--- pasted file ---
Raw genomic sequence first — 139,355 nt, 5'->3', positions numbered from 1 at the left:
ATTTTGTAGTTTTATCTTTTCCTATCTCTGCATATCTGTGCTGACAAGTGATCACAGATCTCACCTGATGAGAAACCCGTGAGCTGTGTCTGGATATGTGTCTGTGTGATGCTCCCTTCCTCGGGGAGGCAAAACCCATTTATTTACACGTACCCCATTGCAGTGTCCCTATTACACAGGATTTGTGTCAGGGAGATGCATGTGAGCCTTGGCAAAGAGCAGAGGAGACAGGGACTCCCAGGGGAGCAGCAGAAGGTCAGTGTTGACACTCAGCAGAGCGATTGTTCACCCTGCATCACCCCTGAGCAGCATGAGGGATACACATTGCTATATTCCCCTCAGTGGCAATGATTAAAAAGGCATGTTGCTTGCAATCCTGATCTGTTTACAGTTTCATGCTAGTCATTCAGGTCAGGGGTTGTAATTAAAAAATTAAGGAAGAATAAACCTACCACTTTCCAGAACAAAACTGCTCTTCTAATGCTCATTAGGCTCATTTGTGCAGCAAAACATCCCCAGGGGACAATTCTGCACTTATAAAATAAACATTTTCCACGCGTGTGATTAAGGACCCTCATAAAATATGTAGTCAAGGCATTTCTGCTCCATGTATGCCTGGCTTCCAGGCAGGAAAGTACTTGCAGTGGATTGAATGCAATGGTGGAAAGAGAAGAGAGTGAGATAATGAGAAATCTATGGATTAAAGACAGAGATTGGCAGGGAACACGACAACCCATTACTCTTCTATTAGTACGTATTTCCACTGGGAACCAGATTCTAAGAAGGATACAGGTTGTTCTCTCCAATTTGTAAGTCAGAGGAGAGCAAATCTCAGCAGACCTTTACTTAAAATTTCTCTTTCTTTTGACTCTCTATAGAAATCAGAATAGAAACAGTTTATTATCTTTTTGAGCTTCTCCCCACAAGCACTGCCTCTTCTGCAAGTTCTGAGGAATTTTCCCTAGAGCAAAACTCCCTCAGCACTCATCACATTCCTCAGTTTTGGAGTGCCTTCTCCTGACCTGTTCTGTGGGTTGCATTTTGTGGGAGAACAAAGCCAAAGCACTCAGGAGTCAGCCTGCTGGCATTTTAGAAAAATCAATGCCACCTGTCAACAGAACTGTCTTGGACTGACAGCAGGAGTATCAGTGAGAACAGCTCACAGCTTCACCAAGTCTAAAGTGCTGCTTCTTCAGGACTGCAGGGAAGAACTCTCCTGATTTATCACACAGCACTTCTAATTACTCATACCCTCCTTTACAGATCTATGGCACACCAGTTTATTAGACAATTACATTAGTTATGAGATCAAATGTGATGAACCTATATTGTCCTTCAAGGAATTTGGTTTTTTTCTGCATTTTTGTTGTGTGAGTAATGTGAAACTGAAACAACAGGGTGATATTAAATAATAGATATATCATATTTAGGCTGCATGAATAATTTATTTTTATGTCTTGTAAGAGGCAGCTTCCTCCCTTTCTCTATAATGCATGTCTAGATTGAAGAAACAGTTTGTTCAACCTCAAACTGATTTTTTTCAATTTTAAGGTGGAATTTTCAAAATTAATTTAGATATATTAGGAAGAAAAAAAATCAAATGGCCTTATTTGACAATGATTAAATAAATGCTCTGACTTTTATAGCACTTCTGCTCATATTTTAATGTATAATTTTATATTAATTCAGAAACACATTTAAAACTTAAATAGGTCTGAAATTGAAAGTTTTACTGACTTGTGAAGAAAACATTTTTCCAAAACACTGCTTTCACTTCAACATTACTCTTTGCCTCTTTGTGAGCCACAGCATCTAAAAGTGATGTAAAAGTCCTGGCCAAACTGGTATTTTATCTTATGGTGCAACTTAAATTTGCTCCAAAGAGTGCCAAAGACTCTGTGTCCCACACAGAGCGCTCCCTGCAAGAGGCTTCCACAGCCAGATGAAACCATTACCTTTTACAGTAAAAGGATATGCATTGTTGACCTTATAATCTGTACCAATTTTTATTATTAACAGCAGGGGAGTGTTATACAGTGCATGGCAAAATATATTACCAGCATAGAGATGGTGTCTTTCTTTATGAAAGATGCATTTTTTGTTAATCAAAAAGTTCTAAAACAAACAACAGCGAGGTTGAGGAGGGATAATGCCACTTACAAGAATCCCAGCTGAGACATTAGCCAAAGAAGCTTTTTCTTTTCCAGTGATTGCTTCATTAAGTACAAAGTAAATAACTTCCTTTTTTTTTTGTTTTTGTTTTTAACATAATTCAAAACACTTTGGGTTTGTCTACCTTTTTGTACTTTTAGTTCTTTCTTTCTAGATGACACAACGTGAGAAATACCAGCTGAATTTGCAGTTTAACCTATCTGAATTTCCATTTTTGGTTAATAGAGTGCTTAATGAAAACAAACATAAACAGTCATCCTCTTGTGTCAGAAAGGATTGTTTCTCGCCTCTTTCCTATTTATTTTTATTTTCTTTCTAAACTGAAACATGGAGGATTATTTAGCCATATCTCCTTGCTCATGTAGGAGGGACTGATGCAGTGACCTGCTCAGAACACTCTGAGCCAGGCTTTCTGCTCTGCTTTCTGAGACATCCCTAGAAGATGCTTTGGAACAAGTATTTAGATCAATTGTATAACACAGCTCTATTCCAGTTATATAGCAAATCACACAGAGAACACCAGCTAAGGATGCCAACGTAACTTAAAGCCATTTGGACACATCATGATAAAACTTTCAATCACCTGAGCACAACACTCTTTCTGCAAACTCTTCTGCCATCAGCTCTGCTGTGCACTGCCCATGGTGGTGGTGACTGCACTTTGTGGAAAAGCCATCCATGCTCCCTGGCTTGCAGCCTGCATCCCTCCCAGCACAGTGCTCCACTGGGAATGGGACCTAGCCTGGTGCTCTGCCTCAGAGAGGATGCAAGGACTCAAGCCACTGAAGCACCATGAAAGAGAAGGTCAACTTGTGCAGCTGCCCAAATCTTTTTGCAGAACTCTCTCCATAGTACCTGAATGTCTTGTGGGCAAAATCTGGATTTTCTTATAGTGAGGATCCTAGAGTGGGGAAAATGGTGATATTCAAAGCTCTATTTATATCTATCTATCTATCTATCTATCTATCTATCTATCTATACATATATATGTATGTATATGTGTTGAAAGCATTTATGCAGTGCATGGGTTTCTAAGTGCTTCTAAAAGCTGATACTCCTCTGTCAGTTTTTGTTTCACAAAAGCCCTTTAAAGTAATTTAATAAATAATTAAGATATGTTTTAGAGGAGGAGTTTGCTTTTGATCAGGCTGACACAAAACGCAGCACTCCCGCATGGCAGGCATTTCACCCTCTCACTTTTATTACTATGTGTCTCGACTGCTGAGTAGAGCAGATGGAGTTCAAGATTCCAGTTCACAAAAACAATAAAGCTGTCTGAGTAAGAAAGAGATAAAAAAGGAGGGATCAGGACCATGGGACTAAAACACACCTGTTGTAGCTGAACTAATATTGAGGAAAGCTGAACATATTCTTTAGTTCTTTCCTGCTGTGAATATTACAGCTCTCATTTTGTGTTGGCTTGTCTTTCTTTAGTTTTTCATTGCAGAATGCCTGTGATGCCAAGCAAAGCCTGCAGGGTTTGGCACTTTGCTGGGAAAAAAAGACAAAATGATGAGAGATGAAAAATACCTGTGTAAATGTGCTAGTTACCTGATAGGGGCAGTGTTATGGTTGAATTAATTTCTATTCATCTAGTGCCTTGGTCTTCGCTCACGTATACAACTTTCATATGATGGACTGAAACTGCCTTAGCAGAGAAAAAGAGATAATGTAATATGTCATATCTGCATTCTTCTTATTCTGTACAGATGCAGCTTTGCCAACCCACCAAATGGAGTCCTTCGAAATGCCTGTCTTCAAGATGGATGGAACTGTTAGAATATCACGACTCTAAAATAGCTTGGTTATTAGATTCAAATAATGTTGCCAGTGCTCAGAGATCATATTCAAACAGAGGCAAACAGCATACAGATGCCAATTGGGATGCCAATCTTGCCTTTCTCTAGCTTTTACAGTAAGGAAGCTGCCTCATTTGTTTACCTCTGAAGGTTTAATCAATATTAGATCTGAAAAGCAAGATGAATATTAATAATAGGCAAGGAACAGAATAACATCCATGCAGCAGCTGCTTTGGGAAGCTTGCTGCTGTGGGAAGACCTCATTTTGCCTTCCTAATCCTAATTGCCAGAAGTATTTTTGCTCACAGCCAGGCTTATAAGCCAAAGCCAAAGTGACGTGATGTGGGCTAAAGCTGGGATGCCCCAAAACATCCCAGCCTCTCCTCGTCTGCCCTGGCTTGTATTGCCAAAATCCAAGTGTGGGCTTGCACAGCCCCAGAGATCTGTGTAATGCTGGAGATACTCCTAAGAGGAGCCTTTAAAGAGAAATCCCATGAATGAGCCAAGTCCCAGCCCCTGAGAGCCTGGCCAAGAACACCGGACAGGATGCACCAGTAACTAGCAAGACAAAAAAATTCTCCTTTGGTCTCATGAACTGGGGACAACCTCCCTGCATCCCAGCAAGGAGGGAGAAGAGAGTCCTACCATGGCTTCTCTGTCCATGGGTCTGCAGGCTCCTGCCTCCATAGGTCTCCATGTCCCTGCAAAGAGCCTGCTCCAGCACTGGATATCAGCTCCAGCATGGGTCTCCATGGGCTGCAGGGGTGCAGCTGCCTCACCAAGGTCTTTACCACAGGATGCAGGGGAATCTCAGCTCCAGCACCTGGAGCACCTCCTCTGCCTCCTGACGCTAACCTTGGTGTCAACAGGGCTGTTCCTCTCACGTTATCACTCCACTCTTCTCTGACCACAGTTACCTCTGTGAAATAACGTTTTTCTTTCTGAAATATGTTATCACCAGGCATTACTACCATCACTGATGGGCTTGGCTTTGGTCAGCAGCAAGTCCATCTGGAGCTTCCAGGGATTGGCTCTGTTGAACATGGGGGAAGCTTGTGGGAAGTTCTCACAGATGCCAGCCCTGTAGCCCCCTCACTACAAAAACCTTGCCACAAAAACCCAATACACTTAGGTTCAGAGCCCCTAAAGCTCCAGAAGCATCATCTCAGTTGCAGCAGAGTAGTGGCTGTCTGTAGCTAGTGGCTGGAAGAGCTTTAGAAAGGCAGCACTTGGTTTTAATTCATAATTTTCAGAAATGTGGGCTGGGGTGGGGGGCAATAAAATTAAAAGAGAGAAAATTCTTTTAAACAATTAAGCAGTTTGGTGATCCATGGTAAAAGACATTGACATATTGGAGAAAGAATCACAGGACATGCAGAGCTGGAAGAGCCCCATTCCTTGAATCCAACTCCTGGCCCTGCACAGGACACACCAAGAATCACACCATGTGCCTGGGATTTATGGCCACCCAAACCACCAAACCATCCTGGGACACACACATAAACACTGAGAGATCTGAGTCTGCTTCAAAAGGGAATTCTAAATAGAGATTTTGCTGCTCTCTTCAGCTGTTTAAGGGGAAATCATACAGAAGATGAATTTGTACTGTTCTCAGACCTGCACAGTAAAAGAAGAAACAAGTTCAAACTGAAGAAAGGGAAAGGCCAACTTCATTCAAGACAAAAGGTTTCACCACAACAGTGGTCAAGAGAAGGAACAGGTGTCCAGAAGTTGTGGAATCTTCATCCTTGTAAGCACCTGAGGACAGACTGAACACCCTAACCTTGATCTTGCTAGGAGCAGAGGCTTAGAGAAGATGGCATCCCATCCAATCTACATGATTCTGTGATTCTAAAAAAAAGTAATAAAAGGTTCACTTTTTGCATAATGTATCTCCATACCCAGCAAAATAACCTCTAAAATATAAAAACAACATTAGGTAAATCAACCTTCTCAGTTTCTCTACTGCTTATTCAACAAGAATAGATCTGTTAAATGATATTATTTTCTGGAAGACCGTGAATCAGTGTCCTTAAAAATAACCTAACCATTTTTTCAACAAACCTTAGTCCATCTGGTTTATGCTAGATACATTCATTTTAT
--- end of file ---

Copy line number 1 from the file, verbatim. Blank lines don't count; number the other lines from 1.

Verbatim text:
Raw genomic sequence first — 139,355 nt, 5'->3', positions numbered from 1 at the left: